This week I’ve been thinking about words… lots of words. Allllll the words.
Whether you’re tackling NaNoWriMo, are a NaNo Rebel, or like me, registered for a month long playwriting challenge with daily accountability check-ins (!!), November is words month.
I’m a self-ascribed word nerd. When I was a kid, I BEGGED Santa for a deluxe edition of Scrabble. I keep a crossword puzzle book in my nightstand. I follow the dictionary on Twitter. YES, I’M VERY COOL, I KNOW.
So let’s crack open our pocket thesaurus, make a list of our favorite multisyllabic words, and show off our impressive lexicons in The Word Nerd Edition.
Play on Words
It wouldn’t be right to do a Word Nerd edition without discussing the origin of the word “nerd,” would it?
So, no one realllllly knows for sure, but Dr. Seuss gets credit for the first print occurrence of ‘nerd’ in If I Ran the Zoo. Other possibilities include the name of a ventriloquist’s dummy or simple word plays.
The fun thing about words is that they’re all made up. All of them. At some point, someone chose to string together some sounds and voila! New word. That, my friends, is a neologism and the undisputed master of neologisms is William Shakespeare.
… his works provide the first recorded use of over 1,700 words in the English language. — Shakespeare.org
Not only did Billy Shakes give us new words, he coined many of the phrases we use in everyday conversation. This Horrible Histories song about WS is AMAZING.
Shakespeare’s modern competition? The Simpsons. They’ve embiggened our language with scores of cromulent words. Thank Jebus!
Most words — new or otherwise — tend to follow basic and predictable usage rules. There is a notable exception: jawn.
The word “jawn” is unlike any other English word. In fact . . . it’s unlike any other word in any other language. It is an all-purpose noun, a stand-in for inanimate objects, abstract concepts, events, places, individual people, and groups of people. It is a completely acceptable statement in Philadelphia to ask someone to “remember to bring that jawn to the jawn.” — Atlas Obscura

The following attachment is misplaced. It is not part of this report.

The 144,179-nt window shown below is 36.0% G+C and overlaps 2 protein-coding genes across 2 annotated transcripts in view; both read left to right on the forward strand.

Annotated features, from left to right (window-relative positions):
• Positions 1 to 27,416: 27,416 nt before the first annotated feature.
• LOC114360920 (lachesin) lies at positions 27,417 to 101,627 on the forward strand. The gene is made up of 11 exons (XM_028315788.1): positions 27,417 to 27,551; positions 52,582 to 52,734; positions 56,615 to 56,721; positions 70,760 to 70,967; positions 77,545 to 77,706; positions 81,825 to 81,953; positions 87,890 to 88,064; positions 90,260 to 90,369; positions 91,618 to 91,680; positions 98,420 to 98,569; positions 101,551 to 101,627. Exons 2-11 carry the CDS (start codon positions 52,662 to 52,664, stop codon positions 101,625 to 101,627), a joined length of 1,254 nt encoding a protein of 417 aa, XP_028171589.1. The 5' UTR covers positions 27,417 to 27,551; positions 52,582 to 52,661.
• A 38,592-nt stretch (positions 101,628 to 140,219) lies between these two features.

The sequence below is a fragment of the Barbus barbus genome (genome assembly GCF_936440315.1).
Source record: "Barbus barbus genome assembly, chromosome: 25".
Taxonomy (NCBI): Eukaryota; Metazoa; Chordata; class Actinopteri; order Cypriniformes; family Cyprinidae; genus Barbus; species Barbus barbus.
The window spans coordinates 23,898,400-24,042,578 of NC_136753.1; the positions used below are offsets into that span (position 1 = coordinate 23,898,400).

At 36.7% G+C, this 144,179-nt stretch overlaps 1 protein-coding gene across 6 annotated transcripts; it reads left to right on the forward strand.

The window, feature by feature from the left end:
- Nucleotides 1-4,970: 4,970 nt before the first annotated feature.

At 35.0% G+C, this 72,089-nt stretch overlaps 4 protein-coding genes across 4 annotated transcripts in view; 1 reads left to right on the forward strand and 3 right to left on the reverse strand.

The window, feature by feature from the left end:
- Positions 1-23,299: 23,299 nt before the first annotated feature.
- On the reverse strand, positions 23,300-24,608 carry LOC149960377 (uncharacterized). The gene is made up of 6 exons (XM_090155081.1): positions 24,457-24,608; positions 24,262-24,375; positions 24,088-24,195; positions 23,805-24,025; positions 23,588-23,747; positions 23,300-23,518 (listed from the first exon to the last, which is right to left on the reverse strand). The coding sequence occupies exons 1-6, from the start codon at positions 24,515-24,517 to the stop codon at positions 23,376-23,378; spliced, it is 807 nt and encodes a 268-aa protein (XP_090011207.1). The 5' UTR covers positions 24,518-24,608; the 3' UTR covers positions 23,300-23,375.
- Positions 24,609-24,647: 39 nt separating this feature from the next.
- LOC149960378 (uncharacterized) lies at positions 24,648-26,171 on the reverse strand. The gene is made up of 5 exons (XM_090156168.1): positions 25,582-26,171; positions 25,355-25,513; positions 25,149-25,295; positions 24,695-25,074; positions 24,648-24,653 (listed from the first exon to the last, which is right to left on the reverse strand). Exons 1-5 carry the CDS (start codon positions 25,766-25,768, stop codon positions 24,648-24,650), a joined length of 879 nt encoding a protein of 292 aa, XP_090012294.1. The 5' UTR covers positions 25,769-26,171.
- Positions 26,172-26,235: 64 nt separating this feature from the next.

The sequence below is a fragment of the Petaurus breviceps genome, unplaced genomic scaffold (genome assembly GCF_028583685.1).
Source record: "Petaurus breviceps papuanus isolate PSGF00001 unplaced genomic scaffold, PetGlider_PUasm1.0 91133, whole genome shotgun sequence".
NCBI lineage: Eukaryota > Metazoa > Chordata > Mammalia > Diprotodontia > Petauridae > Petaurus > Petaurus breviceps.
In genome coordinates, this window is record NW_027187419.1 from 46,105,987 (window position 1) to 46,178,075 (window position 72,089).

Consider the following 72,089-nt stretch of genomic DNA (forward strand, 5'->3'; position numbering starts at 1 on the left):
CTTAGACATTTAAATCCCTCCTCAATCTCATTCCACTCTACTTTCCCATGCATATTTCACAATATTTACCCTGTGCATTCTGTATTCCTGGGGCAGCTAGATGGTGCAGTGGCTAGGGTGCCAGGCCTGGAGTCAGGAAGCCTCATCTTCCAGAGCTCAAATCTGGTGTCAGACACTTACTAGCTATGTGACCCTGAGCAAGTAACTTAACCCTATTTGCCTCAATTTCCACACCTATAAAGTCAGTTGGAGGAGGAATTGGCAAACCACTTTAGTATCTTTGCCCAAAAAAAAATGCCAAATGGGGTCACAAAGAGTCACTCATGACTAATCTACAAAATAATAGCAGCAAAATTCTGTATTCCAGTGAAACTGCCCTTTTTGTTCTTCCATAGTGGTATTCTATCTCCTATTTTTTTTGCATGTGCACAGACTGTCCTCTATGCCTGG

And while we’re on the subject of words that break rules, I’d be remiss if I didn’t mention contranyms — words that are ALSO their own opposites.
How cool is it that you can say something and know what YOU mean, but other people might think you mean the exact opposite? ISN’T THAT FUN?
Okay, so even though I’m a big fan, I’ll admit that the English language can be challenging. Sometimes, it’s difficult to express yourself with preciseness — be it due to contranyms or because we simply don’t have a word for what we’re trying to say.
It must be amazing to speak a language with words like the Japanese “Boketto” or the German “Kummerspeck” which are so achingly precise.
Okay, lest this newsletter get far too wordy, I’ll wrap it up with this article.
It contains fun theories like the pooh-pooh theory or the ding-dong theory. Work those into conversation and you won’t sound silly, you’ll sound like a legit LANGUAGE SCHOLAR.
Okay word nerds, that’s it for this edition! I know there are quite a few English majors here, so I’m going to post the most accurate meme I’ve ever seen — I’ll let you guess which one I am.
Until next time,
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"Words, words, words"—Hamlet
At least they're (sometimes) useful as in this Life Lesson:
“When all other means of communication fail, try words.”—Anonymous
from "Chicken Little" (2005), an animated fantasy co-written and directed by Mark Dindal:
Communication Insights From Movies: Five Films To Help You Communicate Better
*Perfect* word nerdy content! Thanks so much for sharing that charming Shakespeare song as well :)